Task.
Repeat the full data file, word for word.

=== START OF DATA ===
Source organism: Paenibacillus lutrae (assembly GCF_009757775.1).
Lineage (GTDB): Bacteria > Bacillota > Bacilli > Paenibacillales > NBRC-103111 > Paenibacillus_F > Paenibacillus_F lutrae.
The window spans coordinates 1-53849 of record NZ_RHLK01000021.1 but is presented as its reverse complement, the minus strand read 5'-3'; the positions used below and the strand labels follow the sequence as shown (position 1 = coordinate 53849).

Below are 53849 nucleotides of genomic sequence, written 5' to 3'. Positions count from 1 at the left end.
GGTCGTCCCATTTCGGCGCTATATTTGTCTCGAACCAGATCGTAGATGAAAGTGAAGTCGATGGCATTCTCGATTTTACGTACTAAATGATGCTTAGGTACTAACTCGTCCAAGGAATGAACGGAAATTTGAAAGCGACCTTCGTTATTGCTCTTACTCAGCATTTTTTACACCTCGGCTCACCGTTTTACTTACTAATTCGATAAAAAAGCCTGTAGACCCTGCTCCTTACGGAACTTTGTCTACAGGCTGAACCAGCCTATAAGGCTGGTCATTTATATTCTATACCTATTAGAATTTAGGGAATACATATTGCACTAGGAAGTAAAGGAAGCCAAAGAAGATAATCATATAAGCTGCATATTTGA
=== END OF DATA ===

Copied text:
Source organism: Paenibacillus lutrae (assembly GCF_009757775.1).
Lineage (GTDB): Bacteria > Bacillota > Bacilli > Paenibacillales > NBRC-103111 > Paenibacillus_F > Paenibacillus_F lutrae.
The window spans coordinates 1-53849 of record NZ_RHLK01000021.1 but is presented as its reverse complement, the minus strand read 5'-3'; the positions used below and the strand labels follow the sequence as shown (position 1 = coordinate 53849).

Below are 53849 nucleotides of genomic sequence, written 5' to 3'. Positions count from 1 at the left end.
GGTCGTCCCATTTCGGCGCTATATTTGTCTCGAACCAGATCGTAGATGAAAGTGAAGTCGATGGCATTCTCGATTTTACGTACTAAATGATGCTTAGGTACTAACTCGTCCAAGGAATGAACGGAAATTTGAAAGCGACCTTCGTTATTGCTCTTACTCAGCATTTTTTACACCTCGGCTCACCGTTTTACTTACTAATTCGATAAAAAAGCCTGTAGACCCTGCTCCTTACGGAACTTTGTCTACAGGCTGAACCAGCCTATAAGGCTGGTCATTTATATTCTATACCTATTAGAATTTAGGGAATACATATTGCACTAGGAAGTAAAGGAAGCCAAAGAAGATAATCATATAAGCTGCATATTTGA